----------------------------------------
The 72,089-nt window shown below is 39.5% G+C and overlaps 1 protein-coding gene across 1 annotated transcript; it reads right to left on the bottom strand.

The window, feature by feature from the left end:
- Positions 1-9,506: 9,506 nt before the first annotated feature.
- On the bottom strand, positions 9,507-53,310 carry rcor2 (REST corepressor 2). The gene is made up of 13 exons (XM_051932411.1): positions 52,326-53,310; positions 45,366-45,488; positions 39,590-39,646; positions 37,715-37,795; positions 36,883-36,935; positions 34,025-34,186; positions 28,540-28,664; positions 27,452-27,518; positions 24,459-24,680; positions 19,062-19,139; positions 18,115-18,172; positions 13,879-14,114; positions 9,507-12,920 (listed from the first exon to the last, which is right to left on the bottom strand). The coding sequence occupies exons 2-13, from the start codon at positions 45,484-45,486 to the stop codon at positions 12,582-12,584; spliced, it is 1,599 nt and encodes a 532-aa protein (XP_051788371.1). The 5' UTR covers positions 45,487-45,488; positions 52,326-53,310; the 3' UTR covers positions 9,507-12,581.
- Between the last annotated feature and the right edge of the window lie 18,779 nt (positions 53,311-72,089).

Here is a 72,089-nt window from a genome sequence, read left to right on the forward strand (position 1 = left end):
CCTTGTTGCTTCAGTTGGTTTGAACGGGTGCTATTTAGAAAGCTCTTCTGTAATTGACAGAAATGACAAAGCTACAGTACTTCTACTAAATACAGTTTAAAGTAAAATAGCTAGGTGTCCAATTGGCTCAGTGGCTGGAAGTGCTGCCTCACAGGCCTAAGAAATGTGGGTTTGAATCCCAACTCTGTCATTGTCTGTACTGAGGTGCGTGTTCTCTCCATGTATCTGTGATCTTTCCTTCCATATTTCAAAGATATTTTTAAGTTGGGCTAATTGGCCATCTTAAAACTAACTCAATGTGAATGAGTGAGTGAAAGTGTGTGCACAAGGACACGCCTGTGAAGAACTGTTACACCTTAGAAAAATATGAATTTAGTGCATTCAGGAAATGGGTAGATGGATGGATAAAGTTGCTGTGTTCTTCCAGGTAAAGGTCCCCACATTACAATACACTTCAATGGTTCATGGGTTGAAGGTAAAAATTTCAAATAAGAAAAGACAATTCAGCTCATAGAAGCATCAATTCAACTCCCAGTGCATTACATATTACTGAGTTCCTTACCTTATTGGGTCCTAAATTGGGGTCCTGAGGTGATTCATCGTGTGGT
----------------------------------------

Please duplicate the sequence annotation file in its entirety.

The 72,089-nt window shown below is 39.5% G+C and overlaps 1 protein-coding gene across 1 annotated transcript; it reads right to left on the bottom strand.

The window, feature by feature from the left end:
- Positions 1-9,506: 9,506 nt before the first annotated feature.
- On the bottom strand, positions 9,507-53,310 carry rcor2 (REST corepressor 2). The gene is made up of 13 exons (XM_051932411.1): positions 52,326-53,310; positions 45,366-45,488; positions 39,590-39,646; positions 37,715-37,795; positions 36,883-36,935; positions 34,025-34,186; positions 28,540-28,664; positions 27,452-27,518; positions 24,459-24,680; positions 19,062-19,139; positions 18,115-18,172; positions 13,879-14,114; positions 9,507-12,920 (listed from the first exon to the last, which is right to left on the bottom strand). The coding sequence occupies exons 2-13, from the start codon at positions 45,484-45,486 to the stop codon at positions 12,582-12,584; spliced, it is 1,599 nt and encodes a 532-aa protein (XP_051788371.1). The 5' UTR covers positions 45,487-45,488; positions 52,326-53,310; the 3' UTR covers positions 9,507-12,581.
- Between the last annotated feature and the right edge of the window lie 18,779 nt (positions 53,311-72,089).

Here is a 72,089-nt window from a genome sequence, read left to right on the forward strand (position 1 = left end):
CCTTGTTGCTTCAGTTGGTTTGAACGGGTGCTATTTAGAAAGCTCTTCTGTAATTGACAGAAATGACAAAGCTACAGTACTTCTACTAAATACAGTTTAAAGTAAAATAGCTAGGTGTCCAATTGGCTCAGTGGCTGGAAGTGCTGCCTCACAGGCCTAAGAAATGTGGGTTTGAATCCCAACTCTGTCATTGTCTGTACTGAGGTGCGTGTTCTCTCCATGTATCTGTGATCTTTCCTTCCATATTTCAAAGATATTTTTAAGTTGGGCTAATTGGCCATCTTAAAACTAACTCAATGTGAATGAGTGAGTGAAAGTGTGTGCACAAGGACACGCCTGTGAAGAACTGTTACACCTTAGAAAAATATGAATTTAGTGCATTCAGGAAATGGGTAGATGGATGGATAAAGTTGCTGTGTTCTTCCAGGTAAAGGTCCCCACATTACAATACACTTCAATGGTTCATGGGTTGAAGGTAAAAATTTCAAATAAGAAAAGACAATTCAGCTCATAGAAGCATCAATTCAACTCCCAGTGCATTACATATTACTGAGTTCCTTACCTTATTGGGTCCTAAATTGGGGTCCTGAGGTGATTCATCGTGTGGT